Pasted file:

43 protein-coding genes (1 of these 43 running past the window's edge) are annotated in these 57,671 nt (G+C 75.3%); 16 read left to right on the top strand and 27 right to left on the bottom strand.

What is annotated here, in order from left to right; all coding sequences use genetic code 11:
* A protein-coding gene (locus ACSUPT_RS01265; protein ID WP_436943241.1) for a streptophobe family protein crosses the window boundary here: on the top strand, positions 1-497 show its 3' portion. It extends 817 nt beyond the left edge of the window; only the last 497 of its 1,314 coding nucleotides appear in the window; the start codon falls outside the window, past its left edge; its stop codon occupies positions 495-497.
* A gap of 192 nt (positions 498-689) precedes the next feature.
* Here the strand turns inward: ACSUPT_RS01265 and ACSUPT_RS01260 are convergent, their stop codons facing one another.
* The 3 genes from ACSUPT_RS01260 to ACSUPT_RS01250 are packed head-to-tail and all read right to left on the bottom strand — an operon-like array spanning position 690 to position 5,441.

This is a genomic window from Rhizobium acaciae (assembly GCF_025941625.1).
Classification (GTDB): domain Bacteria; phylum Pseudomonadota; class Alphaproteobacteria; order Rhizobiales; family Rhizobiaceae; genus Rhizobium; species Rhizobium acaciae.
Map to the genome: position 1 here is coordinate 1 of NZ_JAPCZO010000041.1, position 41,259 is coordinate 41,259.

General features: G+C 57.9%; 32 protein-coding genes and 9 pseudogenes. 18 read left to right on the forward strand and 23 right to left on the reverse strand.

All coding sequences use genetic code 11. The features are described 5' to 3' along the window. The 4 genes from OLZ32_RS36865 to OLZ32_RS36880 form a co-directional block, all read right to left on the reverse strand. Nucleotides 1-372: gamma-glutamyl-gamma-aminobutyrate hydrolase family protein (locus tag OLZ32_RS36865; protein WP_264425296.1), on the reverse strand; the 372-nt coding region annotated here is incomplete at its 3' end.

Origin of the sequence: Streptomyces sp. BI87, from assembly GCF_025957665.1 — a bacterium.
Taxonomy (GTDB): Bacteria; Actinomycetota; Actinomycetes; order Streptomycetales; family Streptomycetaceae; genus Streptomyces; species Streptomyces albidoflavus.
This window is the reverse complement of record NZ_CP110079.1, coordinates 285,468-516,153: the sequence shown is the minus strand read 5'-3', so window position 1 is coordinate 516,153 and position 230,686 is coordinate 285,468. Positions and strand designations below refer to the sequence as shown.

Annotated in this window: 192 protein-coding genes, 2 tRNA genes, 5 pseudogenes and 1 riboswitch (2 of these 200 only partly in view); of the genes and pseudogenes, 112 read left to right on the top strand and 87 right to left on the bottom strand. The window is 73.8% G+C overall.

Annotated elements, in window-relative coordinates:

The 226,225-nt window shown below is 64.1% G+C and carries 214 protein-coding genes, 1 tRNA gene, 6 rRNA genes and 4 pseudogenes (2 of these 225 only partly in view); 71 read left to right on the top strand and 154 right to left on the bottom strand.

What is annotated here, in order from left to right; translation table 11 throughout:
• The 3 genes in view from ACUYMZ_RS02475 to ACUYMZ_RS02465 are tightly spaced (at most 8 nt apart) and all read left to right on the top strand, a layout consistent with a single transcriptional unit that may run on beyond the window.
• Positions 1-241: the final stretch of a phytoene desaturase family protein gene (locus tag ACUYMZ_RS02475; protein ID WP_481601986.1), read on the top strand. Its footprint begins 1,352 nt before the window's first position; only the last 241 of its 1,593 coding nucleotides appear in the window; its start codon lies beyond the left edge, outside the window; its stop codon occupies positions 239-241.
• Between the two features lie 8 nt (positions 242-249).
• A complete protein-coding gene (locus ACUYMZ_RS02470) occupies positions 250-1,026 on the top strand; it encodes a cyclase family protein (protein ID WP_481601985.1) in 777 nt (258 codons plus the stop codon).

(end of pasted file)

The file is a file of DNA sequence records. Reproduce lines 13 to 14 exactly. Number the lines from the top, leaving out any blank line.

Taxonomy (GTDB): Bacteria; Actinomycetota; Actinomycetes; order Streptomycetales; family Streptomycetaceae; genus Streptomyces; species Streptomyces albidoflavus.
This window is the reverse complement of record NZ_CP110079.1, coordinates 285,468-516,153: the sequence shown is the minus strand read 5'-3', so window position 1 is coordinate 516,153 and position 230,686 is coordinate 285,468. Positions and strand designations below refer to the sequence as shown.